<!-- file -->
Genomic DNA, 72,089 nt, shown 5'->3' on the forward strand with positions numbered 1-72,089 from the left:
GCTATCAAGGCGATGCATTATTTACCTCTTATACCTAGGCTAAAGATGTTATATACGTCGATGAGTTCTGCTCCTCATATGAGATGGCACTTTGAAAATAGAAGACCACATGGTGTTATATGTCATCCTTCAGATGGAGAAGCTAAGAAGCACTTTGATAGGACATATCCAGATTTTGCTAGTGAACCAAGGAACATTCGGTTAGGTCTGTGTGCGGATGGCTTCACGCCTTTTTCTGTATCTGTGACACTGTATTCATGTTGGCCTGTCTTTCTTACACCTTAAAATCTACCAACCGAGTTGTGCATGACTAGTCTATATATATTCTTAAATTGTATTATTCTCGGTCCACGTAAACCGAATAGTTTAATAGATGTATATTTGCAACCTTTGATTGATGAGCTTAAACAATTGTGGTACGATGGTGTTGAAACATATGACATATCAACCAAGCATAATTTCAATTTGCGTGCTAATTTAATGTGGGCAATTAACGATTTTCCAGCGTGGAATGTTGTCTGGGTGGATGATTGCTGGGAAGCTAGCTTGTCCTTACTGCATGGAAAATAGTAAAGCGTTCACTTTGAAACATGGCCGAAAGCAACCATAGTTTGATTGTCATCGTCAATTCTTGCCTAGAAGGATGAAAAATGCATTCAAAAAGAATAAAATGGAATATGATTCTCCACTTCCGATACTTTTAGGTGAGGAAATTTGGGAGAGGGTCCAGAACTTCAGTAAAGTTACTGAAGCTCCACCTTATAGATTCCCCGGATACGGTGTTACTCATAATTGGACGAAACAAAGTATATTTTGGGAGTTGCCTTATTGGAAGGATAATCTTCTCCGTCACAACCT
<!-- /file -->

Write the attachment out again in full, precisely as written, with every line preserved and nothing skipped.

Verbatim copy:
Genomic DNA, 72,089 nt, shown 5'->3' on the forward strand with positions numbered 1-72,089 from the left:
GCTATCAAGGCGATGCATTATTTACCTCTTATACCTAGGCTAAAGATGTTATATACGTCGATGAGTTCTGCTCCTCATATGAGATGGCACTTTGAAAATAGAAGACCACATGGTGTTATATGTCATCCTTCAGATGGAGAAGCTAAGAAGCACTTTGATAGGACATATCCAGATTTTGCTAGTGAACCAAGGAACATTCGGTTAGGTCTGTGTGCGGATGGCTTCACGCCTTTTTCTGTATCTGTGACACTGTATTCATGTTGGCCTGTCTTTCTTACACCTTAAAATCTACCAACCGAGTTGTGCATGACTAGTCTATATATATTCTTAAATTGTATTATTCTCGGTCCACGTAAACCGAATAGTTTAATAGATGTATATTTGCAACCTTTGATTGATGAGCTTAAACAATTGTGGTACGATGGTGTTGAAACATATGACATATCAACCAAGCATAATTTCAATTTGCGTGCTAATTTAATGTGGGCAATTAACGATTTTCCAGCGTGGAATGTTGTCTGGGTGGATGATTGCTGGGAAGCTAGCTTGTCCTTACTGCATGGAAAATAGTAAAGCGTTCACTTTGAAACATGGCCGAAAGCAACCATAGTTTGATTGTCATCGTCAATTCTTGCCTAGAAGGATGAAAAATGCATTCAAAAAGAATAAAATGGAATATGATTCTCCACTTCCGATACTTTTAGGTGAGGAAATTTGGGAGAGGGTCCAGAACTTCAGTAAAGTTACTGAAGCTCCACCTTATAGATTCCCCGGATACGGTGTTACTCATAATTGGACGAAACAAAGTATATTTTGGGAGTTGCCTTATTGGAAGGATAATCTTCTCCGTCACAACCT